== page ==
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See detailTowards an integrative view of cognitive biases in pain.
van Ryckeghem, Dimitri UL; Vervoort, Tine

in European journal of pain (London, England) (2016), 20(8), 1201-2

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See detailA Systematic Review and Meta-analysis of Interventions for Sexual Health Promotion Involving Serious Digital Games.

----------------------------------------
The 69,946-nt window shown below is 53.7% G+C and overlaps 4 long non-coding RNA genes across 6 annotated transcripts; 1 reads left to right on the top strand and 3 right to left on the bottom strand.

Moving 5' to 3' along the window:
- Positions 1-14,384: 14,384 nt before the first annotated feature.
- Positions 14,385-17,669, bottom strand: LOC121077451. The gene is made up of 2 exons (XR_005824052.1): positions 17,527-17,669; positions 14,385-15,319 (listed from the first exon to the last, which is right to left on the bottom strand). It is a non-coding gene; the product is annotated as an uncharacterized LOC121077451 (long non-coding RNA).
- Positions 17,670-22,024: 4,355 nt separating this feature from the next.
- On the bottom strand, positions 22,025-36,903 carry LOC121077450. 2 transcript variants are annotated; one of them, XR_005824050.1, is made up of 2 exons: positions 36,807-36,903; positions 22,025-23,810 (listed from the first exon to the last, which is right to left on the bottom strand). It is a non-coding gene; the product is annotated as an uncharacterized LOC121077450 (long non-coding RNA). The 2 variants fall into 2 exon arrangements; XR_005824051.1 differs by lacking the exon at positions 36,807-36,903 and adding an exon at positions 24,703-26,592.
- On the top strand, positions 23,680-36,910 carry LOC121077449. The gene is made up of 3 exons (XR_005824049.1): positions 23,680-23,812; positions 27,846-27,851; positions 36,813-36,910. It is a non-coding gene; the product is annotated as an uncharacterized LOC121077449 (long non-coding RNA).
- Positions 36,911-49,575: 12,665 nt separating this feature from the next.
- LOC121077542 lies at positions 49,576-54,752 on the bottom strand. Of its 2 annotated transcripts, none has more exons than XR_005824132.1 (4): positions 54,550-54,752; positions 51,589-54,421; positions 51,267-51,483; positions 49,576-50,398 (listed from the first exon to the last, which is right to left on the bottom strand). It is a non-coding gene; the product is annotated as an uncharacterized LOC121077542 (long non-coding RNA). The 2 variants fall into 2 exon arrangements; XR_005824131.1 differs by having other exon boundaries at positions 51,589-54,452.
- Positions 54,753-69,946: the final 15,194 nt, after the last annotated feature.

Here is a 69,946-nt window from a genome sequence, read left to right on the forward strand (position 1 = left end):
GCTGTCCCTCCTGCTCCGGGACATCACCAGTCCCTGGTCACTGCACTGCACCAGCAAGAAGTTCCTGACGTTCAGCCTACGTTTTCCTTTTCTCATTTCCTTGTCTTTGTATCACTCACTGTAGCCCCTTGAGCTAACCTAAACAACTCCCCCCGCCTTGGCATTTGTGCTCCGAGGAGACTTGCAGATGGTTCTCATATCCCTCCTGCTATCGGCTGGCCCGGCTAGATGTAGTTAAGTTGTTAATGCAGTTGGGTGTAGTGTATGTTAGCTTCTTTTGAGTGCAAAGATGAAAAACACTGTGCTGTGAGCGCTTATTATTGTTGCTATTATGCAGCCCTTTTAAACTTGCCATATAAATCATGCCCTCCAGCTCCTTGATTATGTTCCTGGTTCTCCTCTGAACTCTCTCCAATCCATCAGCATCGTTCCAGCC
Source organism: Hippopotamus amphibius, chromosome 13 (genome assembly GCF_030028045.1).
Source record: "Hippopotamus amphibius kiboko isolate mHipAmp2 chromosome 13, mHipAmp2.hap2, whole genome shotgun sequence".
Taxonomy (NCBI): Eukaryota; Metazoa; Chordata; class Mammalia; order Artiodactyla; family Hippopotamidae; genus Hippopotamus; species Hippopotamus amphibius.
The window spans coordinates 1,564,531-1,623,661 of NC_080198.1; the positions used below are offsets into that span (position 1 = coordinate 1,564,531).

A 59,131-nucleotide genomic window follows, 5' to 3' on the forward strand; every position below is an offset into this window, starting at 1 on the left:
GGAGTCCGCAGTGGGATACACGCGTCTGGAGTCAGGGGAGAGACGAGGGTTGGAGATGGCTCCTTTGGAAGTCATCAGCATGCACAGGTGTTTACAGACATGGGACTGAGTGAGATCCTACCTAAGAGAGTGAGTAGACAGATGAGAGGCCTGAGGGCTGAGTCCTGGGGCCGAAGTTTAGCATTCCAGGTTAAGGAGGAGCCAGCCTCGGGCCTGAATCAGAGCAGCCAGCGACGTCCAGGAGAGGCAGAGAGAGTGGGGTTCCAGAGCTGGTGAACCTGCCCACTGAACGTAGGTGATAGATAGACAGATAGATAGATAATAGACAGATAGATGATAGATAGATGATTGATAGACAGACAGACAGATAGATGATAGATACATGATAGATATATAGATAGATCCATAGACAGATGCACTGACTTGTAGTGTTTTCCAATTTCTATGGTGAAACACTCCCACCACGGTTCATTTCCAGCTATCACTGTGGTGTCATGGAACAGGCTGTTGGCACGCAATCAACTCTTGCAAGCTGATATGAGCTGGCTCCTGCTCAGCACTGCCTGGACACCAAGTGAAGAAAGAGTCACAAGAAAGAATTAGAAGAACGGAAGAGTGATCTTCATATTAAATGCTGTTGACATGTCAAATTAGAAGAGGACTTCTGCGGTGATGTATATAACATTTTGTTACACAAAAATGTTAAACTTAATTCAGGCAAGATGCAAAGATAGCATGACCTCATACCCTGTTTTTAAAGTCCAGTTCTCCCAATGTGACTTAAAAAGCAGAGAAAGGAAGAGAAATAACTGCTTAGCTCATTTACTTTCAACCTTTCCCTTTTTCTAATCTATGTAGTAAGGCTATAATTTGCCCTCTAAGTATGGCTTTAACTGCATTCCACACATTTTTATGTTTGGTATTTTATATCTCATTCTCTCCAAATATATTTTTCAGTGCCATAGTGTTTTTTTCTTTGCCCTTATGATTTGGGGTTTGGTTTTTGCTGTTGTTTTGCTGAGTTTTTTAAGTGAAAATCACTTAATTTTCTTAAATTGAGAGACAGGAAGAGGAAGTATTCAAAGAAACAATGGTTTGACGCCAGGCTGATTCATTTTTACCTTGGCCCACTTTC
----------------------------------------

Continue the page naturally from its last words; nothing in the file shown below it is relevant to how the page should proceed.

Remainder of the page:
DeSmet, Ann; Shegog, Ross; van Ryckeghem, Dimitri UL et al

in Games for health journal (2015), 4(2), 78-90

OBJECTIVE: Serious games may be effective in promoting sexual health behavior. Their confidential nature may encourage users to discuss sensitive sexuality topics. Furthermore, they can tailor messages to ... [more ▼]